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all; and that the honours and powers granted to Peter by name, were conferred on them all equally. For no one will say, that Christ's church was built upon Peter singly. It was built on the foundation of all the apostles and prophets, Jesus Christ himself being the chief corner-stone. As little can any one say that the power of binding and loosing was confined to Peter; seeing it was declared afterwards to belong to all the apostles, Matth. xviii. 18. john xx. 23. See Pref. to 1 Timothy, Sect. 5. Art. 1, 2. To these things add this, that as Peter made both his confessions in answer to questions which Jesus put to the whole apostles, these confessions were certainly made in the name of the whole. And therefore what Jesus said to him in reply was designed for the whole without distinction; excepting this which was peculiar to him, that he was to be the first, who after the descent of the Holy Ghost, should preach the gospel to the Jews, and then to the Gentiles an honour which was conferred on Peter in the expression, I will give thee the keys, &c.
Peter was one of the three apostles whom Jesus admitted to witness the resurrection of Jairus's daughter, and before whom he was transfigured, and with whom he retired to pray in the garden the night before he suffered.-He was the person, who in the fervor of his zeal for his master, cut off the ear of the highpriest's slave, when the armed band came to apprehend him. Yet this same Peter, a few hours after that, denied his master three different times in the high-priest's palace, and with oaths. After the third denial, being stung with deep remorse, he went out and wept bitterly. This offence therefore Jesus pardoned. And, to testify his acceptance of his lapsed but penitent apostle, he ordered the women to carry the news of his resurrection to Peter by name; and appeared to him before he shewed himself to any other of his apostles. And, at another appearance, he confirmed him in the apostolical office, by giving him a special commission to feed his sheep.-From that time forth, Peter never faultered in his faith: but uniformly shewed the greatest zeal and courage in his master's cause.
Soon after our Lord's ascension, in a numerous assembly of the apostles and brethren, Peter gave it as his opinion, that one should be chosen to be an apostle, in the room of Judas. To this they all agreed, and by lot chose Matthias, whom on that occasion, they numbered with the eleven apostles. See Prelim. Essay I. Art. 1.-On the day of Pentecost following, when the Holy Ghost fell on the apostles and disciples, Peter standing up with the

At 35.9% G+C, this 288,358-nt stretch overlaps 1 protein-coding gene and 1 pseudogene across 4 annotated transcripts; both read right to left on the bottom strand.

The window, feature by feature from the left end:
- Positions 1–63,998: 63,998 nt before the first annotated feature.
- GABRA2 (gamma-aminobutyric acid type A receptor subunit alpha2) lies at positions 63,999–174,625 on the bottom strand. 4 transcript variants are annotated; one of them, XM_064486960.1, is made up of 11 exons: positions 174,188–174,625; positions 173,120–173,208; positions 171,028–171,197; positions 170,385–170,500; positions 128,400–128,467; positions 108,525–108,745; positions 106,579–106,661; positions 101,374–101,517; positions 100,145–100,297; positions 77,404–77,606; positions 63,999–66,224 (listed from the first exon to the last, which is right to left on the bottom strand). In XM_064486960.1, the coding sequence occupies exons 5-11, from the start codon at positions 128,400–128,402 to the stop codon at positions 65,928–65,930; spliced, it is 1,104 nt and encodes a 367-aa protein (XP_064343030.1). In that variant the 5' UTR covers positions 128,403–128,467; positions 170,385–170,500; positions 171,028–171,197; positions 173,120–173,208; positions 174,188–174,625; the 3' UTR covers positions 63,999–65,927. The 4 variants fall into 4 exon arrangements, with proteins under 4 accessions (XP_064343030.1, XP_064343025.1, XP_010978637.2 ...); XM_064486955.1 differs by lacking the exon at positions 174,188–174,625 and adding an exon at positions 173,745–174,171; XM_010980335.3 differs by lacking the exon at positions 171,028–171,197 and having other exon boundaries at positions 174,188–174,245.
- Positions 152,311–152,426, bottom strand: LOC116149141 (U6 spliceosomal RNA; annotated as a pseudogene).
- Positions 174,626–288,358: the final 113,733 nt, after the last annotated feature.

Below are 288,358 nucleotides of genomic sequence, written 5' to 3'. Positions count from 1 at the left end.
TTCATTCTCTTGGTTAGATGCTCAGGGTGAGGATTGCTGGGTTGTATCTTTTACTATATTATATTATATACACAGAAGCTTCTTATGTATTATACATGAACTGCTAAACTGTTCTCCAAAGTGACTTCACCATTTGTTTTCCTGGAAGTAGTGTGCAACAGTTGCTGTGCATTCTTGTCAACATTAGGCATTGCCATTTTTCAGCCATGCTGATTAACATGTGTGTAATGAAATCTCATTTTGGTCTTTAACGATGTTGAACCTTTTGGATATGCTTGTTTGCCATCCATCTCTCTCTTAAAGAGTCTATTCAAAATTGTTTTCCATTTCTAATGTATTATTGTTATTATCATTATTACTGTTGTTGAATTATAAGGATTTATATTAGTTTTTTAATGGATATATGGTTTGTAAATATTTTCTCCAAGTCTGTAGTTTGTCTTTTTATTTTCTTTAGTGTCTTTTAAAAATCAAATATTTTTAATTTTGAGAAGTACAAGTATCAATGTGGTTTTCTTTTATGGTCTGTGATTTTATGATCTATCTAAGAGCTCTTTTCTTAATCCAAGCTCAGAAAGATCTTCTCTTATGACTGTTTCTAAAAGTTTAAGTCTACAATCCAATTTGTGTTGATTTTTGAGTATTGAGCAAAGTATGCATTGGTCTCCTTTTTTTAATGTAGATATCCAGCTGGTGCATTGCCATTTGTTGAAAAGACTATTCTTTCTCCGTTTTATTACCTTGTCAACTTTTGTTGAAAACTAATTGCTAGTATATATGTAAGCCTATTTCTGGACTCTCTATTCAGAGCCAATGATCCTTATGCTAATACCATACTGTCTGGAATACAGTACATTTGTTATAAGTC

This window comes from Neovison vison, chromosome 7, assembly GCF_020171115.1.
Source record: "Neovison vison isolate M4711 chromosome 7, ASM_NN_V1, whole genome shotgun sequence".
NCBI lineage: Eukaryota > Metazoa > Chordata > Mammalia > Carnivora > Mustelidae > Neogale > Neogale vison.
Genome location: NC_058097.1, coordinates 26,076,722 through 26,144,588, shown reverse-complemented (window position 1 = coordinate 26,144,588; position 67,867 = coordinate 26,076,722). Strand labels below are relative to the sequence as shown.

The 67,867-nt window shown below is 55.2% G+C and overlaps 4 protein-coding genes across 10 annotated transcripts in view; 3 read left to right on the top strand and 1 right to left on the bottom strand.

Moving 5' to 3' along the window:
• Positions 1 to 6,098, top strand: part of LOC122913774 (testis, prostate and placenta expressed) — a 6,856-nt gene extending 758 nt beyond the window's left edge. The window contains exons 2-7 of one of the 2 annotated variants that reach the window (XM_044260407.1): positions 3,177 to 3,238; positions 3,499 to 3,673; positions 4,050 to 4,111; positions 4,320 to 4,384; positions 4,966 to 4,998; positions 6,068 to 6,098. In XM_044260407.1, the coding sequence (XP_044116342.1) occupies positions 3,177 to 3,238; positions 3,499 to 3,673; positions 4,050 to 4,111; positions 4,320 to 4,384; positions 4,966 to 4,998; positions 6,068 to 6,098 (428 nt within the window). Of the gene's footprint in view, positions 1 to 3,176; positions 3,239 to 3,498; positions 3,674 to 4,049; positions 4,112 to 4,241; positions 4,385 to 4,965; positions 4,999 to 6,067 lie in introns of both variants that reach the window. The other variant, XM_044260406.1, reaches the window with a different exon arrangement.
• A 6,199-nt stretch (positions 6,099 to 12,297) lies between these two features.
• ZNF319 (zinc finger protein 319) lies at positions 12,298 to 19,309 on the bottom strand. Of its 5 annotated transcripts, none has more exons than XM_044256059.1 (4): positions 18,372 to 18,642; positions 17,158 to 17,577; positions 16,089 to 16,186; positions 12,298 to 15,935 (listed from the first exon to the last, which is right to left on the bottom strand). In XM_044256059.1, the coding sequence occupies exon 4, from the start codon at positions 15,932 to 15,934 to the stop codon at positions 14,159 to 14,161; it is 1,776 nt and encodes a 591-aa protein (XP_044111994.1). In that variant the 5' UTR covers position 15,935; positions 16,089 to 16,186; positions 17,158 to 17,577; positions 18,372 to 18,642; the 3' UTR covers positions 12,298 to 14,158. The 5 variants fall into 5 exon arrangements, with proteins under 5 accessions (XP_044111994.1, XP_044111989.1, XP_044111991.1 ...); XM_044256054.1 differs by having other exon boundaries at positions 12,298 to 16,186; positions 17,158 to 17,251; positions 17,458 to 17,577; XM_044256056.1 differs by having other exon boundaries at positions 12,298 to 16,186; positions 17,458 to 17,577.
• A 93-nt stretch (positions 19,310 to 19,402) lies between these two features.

eleven, lift up his voice: that is, Peter rising up spake with a loud voice, in the name of the apostles, as he had done on various occasions in his master's lifetime, and gave the multitude an account of that great miracle, Acts ii. 14.-When Peter and John were brought before the council, to be examined concerning the miracle wrought on the impotent man, Peter spake.-It was Peter who questioned Ananias and Sapphira, about the price of their lands; and for their lying in that matter, punished them miraculously with death.-It is remarkable also, that although by the hands of the apostles many signs and wonders were wrought, it was by Peter's shadow alone, that the sick, who were laid in the streets of Jerusalem, were healed as he passed by.-Lastly, It was Peter who made answer to the council, for the apostles not obeying their command to preach no more in the name of Jesus.
Peter's fame was now become so great, that the brethren at Joppa hearing of his being in Lydda, and of his having cured Eneas miraculously of a palsy, sent, desiring him to come and restore a disciple to life, named Tabitha, which he did.-During his abode in Joppa, the Roman Centurion Cornelius, directed by an angel, sent for him to come and preach to him. On that occasion the Holy Ghost fell on Cornelius and his company, while Peter spake.-Peter, by his zeal and success in preaching the gospel, having attracted the notice of the inhabitants of Jerusalem, Herod Agrippa, who to please the Jews, had killed James the brother of John, still farther to gratify them, cast Peter in prison. But an angel brought him out; after which he concealed himself in the city, or in some neighbouring town, till Herod's death; which happened about the end of the year. Some learned men think, Peter at that time went to Antioch or to Rome. But if he had gone to any celebrated city, Luke, as L'Enfant observes, would probably have mentioned it. Besides, we find him in the council of Jerusalem, which met not long after this to determine the famous question concerning the circumcision of the Gentiles. -The council being ended, Peter went to Antioch, where he gave great offence, by refusing to eat with the converted Gentiles. But Paul withstood him to the face, rebuking him before the whole church, for his pusillanimity and hypocrisy, Gal. ii. 11. -21.
From the foregoing history, it appears that Peter very early distinguished himself as an apostle: That his master greatly esteemed him for his courage, his zeal, and his other good qua